Washington, the small-town speed trap in St. Landry Parish that owes the state $200,000 for speeding fines it pocketed also has failed to repay FEMA for undocumented emergency Katrina funding.
The historic town of Washington has been frequenting news headlines far more often than usual lately for a bedroom community of 1,000 people, and it looks like it's only getting worse.
In addition to the $200,000 the town failed to pay the state for speeding fines under 10 mph it collected along I-49, it appears the town has yet to show proper documentation showing how it spent the roughly $72,500 allocated by FEMA in the immediate wake of Hurricane Katrina in 2005.
FEMA spokesman Manuel Broussard says in 2005, the federal agency deposited the $72,500 for Washington into the state's emergency account, which is handled by the Governor's Office of Homeland Security and Emergency Preparedness. Federal emergency funds given during disasters are channeled through the state, Broussard says.
It appears that the town received the emergency money from the state in 2005, though a GOHSEP spokeswoman was not able to confirm that by Friday morning.
"The town of Washington provided documentation of costs incurred with sheltering evacuees; however, the documentation dates did not coincide with the timeline for Hurricane Katrina," Broussard says.
When FEMA had this epiphany - four years after the town reportedly received the money - the agency informed Washington and state officials in August 2009 that the money must be repaid unless the town could provide more sufficient proof on how the money was spent.
Broussard says Washington can still show FEMA the necessary documentation and possibly keep the money, but it's been almost two years since the town was notified of its deficiencies and nothing has been resubmitted.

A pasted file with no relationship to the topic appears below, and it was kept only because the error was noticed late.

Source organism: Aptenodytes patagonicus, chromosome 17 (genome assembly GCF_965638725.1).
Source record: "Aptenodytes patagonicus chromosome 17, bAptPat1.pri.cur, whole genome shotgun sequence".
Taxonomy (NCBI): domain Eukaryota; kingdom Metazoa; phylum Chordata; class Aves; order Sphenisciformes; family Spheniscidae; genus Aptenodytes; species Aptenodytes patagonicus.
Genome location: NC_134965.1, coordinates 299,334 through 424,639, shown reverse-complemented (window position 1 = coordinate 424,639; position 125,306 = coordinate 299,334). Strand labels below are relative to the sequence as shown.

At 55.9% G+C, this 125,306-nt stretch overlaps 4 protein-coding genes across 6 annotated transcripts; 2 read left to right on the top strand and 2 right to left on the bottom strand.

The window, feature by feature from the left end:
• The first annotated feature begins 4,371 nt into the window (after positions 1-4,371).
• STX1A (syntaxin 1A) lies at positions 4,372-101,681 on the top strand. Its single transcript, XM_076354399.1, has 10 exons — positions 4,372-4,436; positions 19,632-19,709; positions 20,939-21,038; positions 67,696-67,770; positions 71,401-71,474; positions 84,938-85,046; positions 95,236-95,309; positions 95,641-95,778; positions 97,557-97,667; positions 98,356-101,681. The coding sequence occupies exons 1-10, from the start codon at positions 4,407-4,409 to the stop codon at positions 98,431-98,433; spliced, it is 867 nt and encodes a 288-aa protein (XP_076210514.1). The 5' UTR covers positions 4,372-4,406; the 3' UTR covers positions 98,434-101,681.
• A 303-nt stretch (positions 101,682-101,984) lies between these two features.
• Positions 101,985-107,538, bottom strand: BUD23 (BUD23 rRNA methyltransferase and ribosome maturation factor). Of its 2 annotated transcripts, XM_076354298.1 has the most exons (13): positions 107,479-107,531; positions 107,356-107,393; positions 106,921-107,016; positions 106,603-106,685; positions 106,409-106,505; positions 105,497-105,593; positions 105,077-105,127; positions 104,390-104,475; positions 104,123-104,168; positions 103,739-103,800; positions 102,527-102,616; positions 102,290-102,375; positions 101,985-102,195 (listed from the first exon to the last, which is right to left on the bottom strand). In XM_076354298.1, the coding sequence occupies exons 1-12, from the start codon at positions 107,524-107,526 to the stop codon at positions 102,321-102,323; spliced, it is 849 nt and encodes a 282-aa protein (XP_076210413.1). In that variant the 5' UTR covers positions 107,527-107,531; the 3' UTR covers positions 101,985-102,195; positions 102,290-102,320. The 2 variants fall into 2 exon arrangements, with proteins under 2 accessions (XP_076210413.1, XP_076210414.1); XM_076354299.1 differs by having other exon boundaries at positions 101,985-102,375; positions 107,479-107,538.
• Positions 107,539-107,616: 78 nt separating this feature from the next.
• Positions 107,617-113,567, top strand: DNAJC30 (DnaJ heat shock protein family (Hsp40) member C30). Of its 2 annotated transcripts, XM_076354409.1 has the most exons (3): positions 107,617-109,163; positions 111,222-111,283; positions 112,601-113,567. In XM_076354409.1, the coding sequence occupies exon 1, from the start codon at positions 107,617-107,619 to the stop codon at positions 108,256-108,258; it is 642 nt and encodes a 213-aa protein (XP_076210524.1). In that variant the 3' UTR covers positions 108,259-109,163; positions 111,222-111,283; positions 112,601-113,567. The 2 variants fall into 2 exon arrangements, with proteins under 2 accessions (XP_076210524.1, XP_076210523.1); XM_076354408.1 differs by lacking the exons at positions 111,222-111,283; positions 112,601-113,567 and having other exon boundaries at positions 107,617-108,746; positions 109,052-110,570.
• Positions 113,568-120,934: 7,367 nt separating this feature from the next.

Washington Mayor Joseph Pitre has been under fire since The Independent Weekly reported in its June 1 cover story "Need for Speed" that the town exempted itself from a 2009 state law enacted to curb speed traps. The law requires that money collected for speeding violations of 10 mph or less above the posted speed limit be redirected to the state. Washington's 2009-2010 audit revealed that the town failed to turn over more than $200,000 in speeding fines that should have gone to the state treasurer's office.
The town has since voted in a Home Rule Charter form of government, or a legal loophole in state statute that allows the town to continue to keep money for all speeding fines. The state law only applies to towns that govern without a home rule charter and only pertains to tickets issued along interstates.
A recent meeting Pitre had with a Legislative Audit Committee to address the speeding fines ended after little discussion and no action taken, so it remains unclear whether the town plans to repay the speeding fines it kept.
When reached by phone Friday morning at Louisiana Technical College in Lafayette, where Pitre also works, Pitre said, "I'm in class. I'm teaching. Thank you," and abruptly ended the call.